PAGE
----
In a number of letters, Paul urges his readers to imitate certain examples. The principal models are those of himself, Christ and God, but he also directs the attention of his readers to the behaviour of other individuals, and occasionally reminds them of the example of other churches. In addition to these injunctions to be imitators, there are also exhortations that his readers become 'models' for others to imitate. It would seem that both to imitate appropriate examples and to be an example to others are commendable characteristics of the Christian life. In recent years, questions have been asked regarding the motivation behind Paul's use of these injunctions. This article seeks to reconsider the relevant Pauline texts and evaluate the author's use of the mimesis motif.
THE LANGUAGE OF THE NEW TESTAMENT
Assistant Professor of New Testament,
University of Lund, Lund
Critical evaluation of the language of the New Testament has been marked in the last two hundred years by conflicting view-points, which can still be heard frequently today. In particular, two positions can be identified: (1) The language of the New Testament is situated within the context of the historical development of written Greek, stretching over the period from Alexander the Great to the first century A.D. Here one might mention contributions by A. Deissmann, J.H. Moulton, A. Wifstrand, as well as my own and that of G.H.R. Horsley. (2) The language of the New Testament is unique and must be viewed as an independent phenomenon, outside of and concurrent with the normal development of the Greek language. Some advocates of this view speak of semiticising Greek (e.g., J. Wellhausen ), while others speak of a special form of Christian Greek, an ad hoc language inspired by the Holy Spirit (e.g., N. Turner ).
THE LXX OF 1 CHRONICLES 5:1-2 AS AN EXPOSITION OF GENESIS 48-49
Post-Doctoral Research Fellow, Tyndale House
In the middle of the genealogical survey of history in the opening nine chapters of 1 Chronicles we encounter details of the descendants of Reuben (5:1-10). At the very beginning of his genealogy Reuben is described as the firstborn of Jacob. However, before his genealogy proper commences, there is a brief note explaining in what sense he may still be called 'firstborn', despite his misconduct recorded in Genesis 35:22.
MESSIANIC EXPECTATIONS IN THE EARLY-POST-EXILIC PERIOD
Wolter H. Rose
University Lecturer in Semitic Languages, Theological University of the Reformed Churches in the Netherlands, Kampen
This thesis examines (1) the identity of the coming ruler who is given the name Zemah (tzmch, usually translated 'the Branch'), the main character in the tzmch oracles (Zc. 3:8 and 6:9-15) in the visions in Zechariah 1-6, and (2) the nature of the expectations set on this figure. It is argued that a wrong translation of the word jmx is one of the factors that has led to flawed interpretation of these oracles. The real meaning of jmx, 'vegetation, greenery, growth', implies that the background for the interpretation of the tzmch oracles in Zechariah should not be found in the plant imagery of Isaiah 11:1 (where different terminology and different imagery is used). The use of the tzmch imagery in Zechariah 3:8 and 6:12-13 is analogous to that found in Jeremiah 23:5, where in a time of collapse of the monarchy the same jmx imagery is used to evoke the idea of an intervention by YHWH as the only means for guaranteeing the restoration of the monarchy. In this scenario, 'David' will not contribute, but only receive. The adjective tzdiq in Jeremiah 23:5 does not raise the issue of legitimacy, as has often been claimed, but has the usual meaning 'righteous', an interpretation that can be supported from the context of the passage. The claim that there are many examples of North-West Semitic tzdq meaning 'legitimate' is tested and found seriously wanting.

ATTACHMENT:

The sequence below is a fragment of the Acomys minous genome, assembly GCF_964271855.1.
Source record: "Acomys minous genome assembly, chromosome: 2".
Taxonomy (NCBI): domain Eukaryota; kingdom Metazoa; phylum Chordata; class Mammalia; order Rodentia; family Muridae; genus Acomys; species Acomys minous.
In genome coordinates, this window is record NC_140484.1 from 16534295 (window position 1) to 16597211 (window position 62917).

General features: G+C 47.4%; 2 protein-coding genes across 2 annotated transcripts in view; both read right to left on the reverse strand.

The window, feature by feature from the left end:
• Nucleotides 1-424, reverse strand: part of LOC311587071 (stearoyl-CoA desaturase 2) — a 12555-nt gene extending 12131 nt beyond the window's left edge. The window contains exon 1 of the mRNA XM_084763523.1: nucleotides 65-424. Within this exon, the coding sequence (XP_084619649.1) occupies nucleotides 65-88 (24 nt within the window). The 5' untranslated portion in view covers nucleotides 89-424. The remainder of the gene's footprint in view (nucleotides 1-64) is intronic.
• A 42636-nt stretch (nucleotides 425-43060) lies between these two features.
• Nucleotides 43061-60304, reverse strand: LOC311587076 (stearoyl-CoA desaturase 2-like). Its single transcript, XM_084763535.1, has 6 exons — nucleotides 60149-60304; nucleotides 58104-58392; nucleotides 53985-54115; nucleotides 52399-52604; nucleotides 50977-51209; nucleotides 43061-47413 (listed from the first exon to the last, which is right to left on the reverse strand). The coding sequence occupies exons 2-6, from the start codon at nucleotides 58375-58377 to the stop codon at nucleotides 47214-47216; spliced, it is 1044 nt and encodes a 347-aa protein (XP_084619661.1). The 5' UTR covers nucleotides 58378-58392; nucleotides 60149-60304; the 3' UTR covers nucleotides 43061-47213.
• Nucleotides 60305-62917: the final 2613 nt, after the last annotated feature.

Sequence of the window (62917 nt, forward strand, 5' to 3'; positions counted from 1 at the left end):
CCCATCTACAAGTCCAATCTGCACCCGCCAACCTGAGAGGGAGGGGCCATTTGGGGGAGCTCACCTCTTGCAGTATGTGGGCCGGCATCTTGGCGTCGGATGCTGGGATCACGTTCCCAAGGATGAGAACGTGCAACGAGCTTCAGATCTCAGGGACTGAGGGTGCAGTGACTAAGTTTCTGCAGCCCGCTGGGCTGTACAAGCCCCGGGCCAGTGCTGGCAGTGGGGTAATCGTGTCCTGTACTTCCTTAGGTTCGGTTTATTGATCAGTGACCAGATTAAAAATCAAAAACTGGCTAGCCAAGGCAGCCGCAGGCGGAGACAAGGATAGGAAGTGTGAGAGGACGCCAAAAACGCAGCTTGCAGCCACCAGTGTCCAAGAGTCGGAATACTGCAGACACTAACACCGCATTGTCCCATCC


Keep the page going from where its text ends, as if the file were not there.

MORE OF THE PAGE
THE STATUS AND FUNCTIONS OF JEWISH SCRIBES IN THE SECOND-TEMPLE PERIOD
University of Oxford
The thesis conducts a historical investigation into the status and functions of Jewish scribes during the Second-Temple period. The author employs a new approach for the selection and interpretation of the problematic evidence. Chapter One provides an overview of the various strands of previous scholarship on scribes and its major shortcomings. In general terms, the latter are identified as a lack of distinction between evidence from different periods, the creation of an artificial category of Schriftgelehrter/Torah scholar, and a strong bias towards only one of the major sources. The imposition of an artificial category on the ancient sources has led to a conflation of evidence for scribes, sages, rabbis, sophists, and other teachers and experts in the scriptures. The tendency to accept only one major source as historically reliable results at least partly from several apparent contradictions between sources with regard to the functions and status of scribes. On account of differences in the portrayal of scribes in the New Testament, Josephus' writings, and rabbinic literature and their functions in non-Jewish contemporary society, many scholars have tended to accept only one major source as historically reliable while others are neglected or ignored. The contradictions are rarely explained and, in most cases, not even mentioned.